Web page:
Congress worked harder in the first six months of its current session, outpacing the last several legislatures, according to a new report.
The Senate in particular seems to be running on the fast track. The Senate has clocked 86 working days from when Republicans took control of the chamber in January until the end of June. That's a double-digit increase in the number of days worked from the two previous sessions, when Democrats were in control. There were 71 working days in the first six months of the 2013-15 Congress and 73 during the 2011-13 Congress.
But there is still room to improve, according to the Bipartisan Policy Center. On Tuesday, the center released the second quarterly installment of its "Healthy Congress Index," featuring a series of metrics by which the effectiveness of Congress is evaluated. The index looks at 65 recommendations written by the the center's Commission on Political Reform on how to bridge the partisan divide and improve the effectiveness of the legislative branch.
While 86 working days is an improvement, the "Healthy Congress Index" recommends 90-100 working days in a six-month period, not achieved since the 2009-10 Congress.
"There's room for improvement," former Sen. Olympia Snowe, R-Maine, who retired in 2013, said at an event to discuss the release of the index in Washington. "The legislative process was moribund. At least we have a legislative pulse now."
The House had 70 working days, a tick above the two sessions that preceded it, but was below the number recommended by the index.
Further signs of productivity came from the number of bills being advanced out of committee. Senate panels advanced 102 bills, by far exceeding each of the last three Democrat-led Congresses. The House stood at 145, beating the number reported by all previous sessions of Congress examined by the center, which includes the 1995-97 Congress and all sessions from 2007 to the present.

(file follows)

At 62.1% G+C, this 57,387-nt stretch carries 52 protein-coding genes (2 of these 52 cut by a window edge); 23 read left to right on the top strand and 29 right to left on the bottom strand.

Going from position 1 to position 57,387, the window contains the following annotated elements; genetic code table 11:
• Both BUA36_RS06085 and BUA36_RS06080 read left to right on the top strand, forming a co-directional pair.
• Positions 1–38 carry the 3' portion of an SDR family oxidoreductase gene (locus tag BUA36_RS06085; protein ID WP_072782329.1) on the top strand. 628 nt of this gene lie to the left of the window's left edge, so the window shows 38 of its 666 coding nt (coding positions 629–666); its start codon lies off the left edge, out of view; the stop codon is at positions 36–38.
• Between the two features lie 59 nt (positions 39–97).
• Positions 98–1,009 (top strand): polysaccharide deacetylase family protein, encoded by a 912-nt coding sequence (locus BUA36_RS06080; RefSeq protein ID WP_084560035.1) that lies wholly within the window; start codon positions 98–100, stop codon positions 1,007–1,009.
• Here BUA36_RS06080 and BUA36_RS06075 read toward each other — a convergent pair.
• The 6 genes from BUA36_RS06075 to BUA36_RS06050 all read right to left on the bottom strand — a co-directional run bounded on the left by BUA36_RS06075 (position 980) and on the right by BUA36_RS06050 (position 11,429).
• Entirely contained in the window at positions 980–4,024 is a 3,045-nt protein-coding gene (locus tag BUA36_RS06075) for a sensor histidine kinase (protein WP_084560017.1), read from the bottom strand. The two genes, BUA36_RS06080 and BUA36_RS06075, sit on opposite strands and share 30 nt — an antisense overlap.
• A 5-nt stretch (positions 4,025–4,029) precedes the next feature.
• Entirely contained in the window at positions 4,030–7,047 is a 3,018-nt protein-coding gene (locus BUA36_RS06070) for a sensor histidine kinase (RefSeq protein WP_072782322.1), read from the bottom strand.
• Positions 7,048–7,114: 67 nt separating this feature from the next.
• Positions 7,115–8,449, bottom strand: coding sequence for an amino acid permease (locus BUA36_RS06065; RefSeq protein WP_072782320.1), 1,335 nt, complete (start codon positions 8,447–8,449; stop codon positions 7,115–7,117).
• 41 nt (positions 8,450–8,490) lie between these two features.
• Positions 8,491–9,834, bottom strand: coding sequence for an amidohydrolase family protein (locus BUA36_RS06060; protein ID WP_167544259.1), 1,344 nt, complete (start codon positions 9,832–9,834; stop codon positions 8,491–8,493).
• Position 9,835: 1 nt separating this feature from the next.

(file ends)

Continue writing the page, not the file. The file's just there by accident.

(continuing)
"For the second quarter in a row, the Congress is soaring over the very low bar set by its predecessors," said Jason Grumet, founder and president of the Bipartisan Policy Center. "We're actually starting to see results."
A relatively large number of bills were brought to the House floor, but the the center is concerned about how strict the Republican majority has been about allowing amendments. Twenty-six closed rules were brought to the House floor in the first six months, a record among all the Congresses that were studied. Closed rules do not allow for amendments to be brought on the floor, which can be abused by the majority party. However, more Democratic amendments were considered in the last six months — 136 — than that of Republicans, who had 106.
Congress is making "legitimate connections between process and outcome," Grumet said. "From the effort to improve and repair our Medicare 'Doc Fix,' that embarrassing 18-year can-kicking exercise, to trade legislation, to fixing the big challenge over our government surveillance program, to efforts that are in the pipeline right now on 21st Century Cures, on education reform, on energy reform on the Toxic Substances Control Act. We have a Congress that is meeting and deliberating and arguing and actually legislating. So to be clear, there is a lot of work left to do. Frustration with Congress remains absolutely appropriate."
Polls show the public still has a negative perception of Congress. An aggregate of polls by RealClearPolitics on congressional job approval shows that 75.4 percent disapprove while a mere 15.2 percent approve.
The Bipartisan Policy Center is a Washington think tank, established in 2007 by former Senate Majority Leaders Howard Baker, R-Tenn., Tom Daschle, D-S.D., Bob Dole, R-Kansas, and George Mitchell, D-Maine, that "actively promotes bipartisanship," according to its website.